It was with “Tenderness” that “Three Poplars on Plyushchikha” began. Tatyana Lioznova liked the song very much, who had already shot several films at that time (although the main triumph – “Seventeen Moments of Spring” – was still ahead, in 1973). The “Iron Lady” of Soviet cinema decided to definitely use the mysterious song in her next film. She tried on one or another story … Once, after reading the story of Alexander Borschagovsky “Three poplars on Shabolovka”, Lioznova realized: this is it! Two heroes meet by chance and pass by their possible happiness. The key to their story will be Tenderness. Lioznova transferred the action from Shabolovka to Plyushchikha in order to avoid unnecessary associations (the Shukhov tower located on Shabolovka at that time was a symbol of Soviet television).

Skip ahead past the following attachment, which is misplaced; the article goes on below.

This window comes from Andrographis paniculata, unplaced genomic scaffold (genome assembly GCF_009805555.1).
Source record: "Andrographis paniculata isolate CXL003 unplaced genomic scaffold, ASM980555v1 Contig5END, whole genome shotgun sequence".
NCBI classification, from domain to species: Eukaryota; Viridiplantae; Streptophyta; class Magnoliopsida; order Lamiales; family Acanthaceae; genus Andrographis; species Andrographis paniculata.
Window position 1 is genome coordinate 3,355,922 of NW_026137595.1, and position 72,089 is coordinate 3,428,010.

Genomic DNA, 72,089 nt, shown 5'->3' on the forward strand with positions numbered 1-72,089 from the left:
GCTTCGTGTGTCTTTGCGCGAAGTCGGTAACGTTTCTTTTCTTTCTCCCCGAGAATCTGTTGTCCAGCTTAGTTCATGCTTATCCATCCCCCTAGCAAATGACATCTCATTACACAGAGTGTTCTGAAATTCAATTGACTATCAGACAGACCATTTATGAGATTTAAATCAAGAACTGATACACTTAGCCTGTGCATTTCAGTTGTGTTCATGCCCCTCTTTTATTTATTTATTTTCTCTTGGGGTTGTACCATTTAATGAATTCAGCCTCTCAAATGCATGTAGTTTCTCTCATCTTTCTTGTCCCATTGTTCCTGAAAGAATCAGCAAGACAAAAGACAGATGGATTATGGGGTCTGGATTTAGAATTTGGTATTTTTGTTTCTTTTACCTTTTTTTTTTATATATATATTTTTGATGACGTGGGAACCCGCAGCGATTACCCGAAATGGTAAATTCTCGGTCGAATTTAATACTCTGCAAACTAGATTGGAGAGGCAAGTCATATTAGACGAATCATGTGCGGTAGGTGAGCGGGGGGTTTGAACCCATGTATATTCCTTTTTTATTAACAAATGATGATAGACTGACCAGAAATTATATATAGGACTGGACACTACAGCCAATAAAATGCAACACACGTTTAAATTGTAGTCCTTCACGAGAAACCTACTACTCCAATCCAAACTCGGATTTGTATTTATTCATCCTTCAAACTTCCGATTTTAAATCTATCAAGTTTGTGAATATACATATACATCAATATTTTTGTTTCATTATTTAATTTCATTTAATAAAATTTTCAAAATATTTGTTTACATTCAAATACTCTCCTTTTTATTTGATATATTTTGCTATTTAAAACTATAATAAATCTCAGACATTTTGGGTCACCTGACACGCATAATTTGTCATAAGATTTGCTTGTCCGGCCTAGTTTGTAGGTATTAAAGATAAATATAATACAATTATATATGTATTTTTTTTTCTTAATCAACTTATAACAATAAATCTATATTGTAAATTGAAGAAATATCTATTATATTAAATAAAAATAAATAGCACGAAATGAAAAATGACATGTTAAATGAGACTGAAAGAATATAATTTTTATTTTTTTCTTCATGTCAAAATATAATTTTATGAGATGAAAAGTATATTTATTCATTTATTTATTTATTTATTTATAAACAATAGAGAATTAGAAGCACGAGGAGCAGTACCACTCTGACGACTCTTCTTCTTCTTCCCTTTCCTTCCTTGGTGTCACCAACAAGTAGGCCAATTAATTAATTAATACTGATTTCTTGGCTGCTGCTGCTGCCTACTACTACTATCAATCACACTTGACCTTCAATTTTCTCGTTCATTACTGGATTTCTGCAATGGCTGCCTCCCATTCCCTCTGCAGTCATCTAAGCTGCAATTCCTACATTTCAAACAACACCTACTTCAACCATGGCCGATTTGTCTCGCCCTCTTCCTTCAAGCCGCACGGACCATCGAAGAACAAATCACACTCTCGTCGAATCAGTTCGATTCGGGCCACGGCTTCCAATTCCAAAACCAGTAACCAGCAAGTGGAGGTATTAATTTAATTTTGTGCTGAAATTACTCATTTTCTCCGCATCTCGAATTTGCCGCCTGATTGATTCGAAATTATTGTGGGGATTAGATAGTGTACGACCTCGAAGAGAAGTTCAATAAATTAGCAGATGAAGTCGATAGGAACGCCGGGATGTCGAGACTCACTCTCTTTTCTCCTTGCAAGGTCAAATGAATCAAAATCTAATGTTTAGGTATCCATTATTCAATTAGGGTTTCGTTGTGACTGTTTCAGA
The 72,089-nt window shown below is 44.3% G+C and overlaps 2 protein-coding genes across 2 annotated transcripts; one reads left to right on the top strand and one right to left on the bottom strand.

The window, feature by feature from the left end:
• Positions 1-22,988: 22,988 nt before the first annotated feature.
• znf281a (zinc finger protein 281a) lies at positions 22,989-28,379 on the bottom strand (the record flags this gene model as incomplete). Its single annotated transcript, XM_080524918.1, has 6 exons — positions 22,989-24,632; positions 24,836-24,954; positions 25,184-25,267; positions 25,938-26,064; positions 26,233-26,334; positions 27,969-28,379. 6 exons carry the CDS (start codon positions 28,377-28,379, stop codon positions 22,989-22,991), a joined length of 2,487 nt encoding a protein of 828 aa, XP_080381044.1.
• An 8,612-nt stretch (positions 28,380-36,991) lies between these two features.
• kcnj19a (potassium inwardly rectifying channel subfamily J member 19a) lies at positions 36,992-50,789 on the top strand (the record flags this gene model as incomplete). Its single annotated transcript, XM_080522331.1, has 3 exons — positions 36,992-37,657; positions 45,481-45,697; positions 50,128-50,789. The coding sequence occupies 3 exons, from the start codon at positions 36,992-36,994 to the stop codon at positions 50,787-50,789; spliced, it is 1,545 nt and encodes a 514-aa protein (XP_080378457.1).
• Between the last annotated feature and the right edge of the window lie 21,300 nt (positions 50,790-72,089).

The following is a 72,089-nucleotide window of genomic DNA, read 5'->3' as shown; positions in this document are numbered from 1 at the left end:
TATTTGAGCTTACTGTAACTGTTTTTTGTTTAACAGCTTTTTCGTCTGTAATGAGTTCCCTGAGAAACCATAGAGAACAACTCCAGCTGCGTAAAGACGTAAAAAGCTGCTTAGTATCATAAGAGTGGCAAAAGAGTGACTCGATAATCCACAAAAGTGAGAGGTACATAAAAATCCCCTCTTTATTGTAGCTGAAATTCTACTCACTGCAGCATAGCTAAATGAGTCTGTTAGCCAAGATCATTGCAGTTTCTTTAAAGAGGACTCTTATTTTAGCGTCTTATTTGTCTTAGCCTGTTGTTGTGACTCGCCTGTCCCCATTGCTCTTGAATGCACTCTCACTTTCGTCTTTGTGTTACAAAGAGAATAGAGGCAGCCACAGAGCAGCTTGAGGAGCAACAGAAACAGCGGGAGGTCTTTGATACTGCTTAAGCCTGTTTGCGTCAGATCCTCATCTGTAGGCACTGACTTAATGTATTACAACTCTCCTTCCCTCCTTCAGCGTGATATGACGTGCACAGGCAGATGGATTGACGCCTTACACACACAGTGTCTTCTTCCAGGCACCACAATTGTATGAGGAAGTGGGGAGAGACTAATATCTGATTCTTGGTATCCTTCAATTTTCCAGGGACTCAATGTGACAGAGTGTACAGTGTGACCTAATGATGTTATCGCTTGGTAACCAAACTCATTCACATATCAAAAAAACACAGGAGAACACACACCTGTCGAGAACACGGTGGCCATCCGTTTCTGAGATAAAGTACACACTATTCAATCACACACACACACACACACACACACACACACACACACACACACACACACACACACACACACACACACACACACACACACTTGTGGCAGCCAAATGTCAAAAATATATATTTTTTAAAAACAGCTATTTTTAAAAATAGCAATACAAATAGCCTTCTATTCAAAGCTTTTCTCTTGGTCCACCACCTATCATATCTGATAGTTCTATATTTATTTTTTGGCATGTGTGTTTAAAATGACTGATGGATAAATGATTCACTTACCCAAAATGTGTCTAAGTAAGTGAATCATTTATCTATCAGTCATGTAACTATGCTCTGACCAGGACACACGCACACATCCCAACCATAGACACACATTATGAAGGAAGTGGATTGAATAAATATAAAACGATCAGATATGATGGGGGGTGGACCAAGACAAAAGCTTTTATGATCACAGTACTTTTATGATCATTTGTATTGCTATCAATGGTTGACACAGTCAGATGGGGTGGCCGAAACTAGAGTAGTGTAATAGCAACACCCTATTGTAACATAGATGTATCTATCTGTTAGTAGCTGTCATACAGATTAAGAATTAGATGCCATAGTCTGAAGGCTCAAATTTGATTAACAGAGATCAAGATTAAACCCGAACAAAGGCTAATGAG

The story behind the film is simple and unforgettable. A young woman Nyura (Tatyana Doronina) comes from a village to Moscow to sell homemade ham on the market. From the station to Plyushchikha, where her daughter-in-law Nyura lives, she is driven by taxi driver Alexander (Oleg Efremov). Sympathy develops between them, and the heroes agree to meet later. But circumstances get in the way, and their love story stops at the very beginning. The simplest plot was supplemented by the acting talent of Doronina and Efremov, the work of Lioznova and the cameraman Pyotr Kataev, the music of Pakhmutova – and the result was a wonderful film.